The final morning saw us attend a Community Day in Francistown. This turned out to be an event held every Saturday by volunteer organisations and as usual over 300 kids were there. Many of these were poorly clothed and barefoot and there was hardly a parent (if any) in sight. Just as at Gamodubu on day 1, all the kids are guaranteed a meal, to have some fun with various games and sports (today was cricket!) and take a break from what must be such a tough existence.
As one of the brilliant volunteers (a retired banker) told us, here was the real consequence of HIV right in front of us. Many young boys and girls were there looking after even younger siblings because there parents were no longer alive or too ill to look after them. Children as young as two had been brought because a meal was guaranteed and to watch them all line up patiently and quietly to get their hands washed and then have some food was both uplifting and heart rending at the same time.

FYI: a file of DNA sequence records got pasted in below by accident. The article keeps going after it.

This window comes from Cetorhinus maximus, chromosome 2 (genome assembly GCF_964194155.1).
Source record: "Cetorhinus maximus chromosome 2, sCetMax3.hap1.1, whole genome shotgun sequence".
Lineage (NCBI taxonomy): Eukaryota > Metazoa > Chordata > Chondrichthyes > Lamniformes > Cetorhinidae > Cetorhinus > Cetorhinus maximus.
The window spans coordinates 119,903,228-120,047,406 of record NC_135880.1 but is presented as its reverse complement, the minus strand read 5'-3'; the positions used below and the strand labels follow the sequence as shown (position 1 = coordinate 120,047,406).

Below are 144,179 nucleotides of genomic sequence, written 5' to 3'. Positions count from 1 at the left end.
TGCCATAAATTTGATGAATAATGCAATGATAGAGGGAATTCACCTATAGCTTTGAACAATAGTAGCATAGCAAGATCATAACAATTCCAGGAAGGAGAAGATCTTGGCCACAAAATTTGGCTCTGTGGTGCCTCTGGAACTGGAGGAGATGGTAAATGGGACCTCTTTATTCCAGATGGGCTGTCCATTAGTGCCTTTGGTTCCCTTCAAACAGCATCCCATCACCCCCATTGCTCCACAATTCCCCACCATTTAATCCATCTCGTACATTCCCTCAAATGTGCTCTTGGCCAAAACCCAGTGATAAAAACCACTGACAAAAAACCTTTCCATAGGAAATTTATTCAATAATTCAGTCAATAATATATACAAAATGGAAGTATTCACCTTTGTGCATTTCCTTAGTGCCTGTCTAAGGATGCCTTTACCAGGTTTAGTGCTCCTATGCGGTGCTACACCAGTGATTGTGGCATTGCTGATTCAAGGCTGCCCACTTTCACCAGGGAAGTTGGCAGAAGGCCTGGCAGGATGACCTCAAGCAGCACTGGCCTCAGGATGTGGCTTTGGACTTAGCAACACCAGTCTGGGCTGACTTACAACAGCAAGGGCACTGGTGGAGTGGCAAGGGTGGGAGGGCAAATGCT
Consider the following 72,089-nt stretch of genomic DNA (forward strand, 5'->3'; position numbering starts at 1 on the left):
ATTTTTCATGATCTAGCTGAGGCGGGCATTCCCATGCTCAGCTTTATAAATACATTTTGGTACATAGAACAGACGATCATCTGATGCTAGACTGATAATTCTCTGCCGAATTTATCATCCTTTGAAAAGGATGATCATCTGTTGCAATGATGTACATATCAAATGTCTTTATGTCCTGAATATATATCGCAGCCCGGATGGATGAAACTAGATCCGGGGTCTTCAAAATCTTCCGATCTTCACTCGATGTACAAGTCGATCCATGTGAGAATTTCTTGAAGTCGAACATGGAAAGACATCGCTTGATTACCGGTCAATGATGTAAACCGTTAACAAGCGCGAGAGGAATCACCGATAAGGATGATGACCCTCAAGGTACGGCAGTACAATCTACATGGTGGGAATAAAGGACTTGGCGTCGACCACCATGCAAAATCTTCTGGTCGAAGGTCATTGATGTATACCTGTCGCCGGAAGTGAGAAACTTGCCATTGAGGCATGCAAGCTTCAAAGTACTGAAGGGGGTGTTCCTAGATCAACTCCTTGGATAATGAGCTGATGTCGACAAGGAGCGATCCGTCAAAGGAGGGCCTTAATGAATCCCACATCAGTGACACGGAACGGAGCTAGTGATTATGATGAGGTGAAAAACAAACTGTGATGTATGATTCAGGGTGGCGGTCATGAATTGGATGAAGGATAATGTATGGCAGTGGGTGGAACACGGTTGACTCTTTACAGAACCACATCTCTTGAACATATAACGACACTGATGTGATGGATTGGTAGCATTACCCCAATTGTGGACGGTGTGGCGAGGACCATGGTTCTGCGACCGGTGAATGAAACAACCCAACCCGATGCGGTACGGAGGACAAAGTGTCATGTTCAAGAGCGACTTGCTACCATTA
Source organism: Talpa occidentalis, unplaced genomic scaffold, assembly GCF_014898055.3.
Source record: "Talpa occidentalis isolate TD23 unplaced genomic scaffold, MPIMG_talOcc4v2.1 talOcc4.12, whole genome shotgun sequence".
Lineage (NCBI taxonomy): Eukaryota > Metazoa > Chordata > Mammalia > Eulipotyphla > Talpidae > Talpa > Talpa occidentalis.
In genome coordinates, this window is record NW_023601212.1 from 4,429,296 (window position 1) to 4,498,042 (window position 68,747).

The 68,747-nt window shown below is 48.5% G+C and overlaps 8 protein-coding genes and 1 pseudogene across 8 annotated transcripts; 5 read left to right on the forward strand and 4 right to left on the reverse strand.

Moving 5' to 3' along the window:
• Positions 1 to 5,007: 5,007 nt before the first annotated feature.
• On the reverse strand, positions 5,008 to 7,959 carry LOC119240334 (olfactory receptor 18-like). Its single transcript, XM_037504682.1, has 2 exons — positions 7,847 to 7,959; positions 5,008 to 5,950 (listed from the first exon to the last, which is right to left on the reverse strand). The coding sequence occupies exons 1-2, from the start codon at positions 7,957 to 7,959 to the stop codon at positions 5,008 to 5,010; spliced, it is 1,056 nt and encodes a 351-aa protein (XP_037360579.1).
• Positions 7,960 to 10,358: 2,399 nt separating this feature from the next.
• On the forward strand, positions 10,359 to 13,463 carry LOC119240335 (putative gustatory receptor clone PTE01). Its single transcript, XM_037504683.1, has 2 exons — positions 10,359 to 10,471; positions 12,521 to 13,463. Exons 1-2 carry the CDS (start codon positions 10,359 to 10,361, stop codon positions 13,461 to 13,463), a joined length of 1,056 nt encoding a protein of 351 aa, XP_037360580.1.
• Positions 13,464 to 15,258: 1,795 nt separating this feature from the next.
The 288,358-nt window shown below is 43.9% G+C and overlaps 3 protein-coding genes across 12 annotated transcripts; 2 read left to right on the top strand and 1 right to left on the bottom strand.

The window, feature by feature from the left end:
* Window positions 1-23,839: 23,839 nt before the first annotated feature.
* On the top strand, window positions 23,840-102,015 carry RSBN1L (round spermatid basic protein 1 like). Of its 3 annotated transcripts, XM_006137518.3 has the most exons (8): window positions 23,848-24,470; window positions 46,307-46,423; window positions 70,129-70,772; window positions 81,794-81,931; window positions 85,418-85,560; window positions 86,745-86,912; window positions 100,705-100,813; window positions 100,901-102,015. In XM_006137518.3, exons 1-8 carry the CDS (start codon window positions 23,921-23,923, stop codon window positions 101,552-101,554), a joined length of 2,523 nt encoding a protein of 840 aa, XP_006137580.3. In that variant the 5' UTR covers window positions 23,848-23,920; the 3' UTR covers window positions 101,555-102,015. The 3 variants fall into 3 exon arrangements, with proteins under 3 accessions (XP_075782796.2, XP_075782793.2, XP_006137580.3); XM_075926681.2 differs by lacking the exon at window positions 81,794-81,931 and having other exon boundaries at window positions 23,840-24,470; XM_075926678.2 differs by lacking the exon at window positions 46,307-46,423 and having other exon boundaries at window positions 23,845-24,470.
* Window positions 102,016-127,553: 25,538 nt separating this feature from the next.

This event alone underlines why Cricket Without Boundaries is doing the right thing – and must carry on doing it. We must help to get the right messages (ABC &T is a start) to the next generation as the current one appears to have made a mess. Unlike the volunteers described above, we are just passing through. However, none of us will forget what we have seen and experienced and we hope that our message might be remembered by some of the 1000+ kids we have worked with.
We all love Botswana to bits but the real solutions are in their own hands.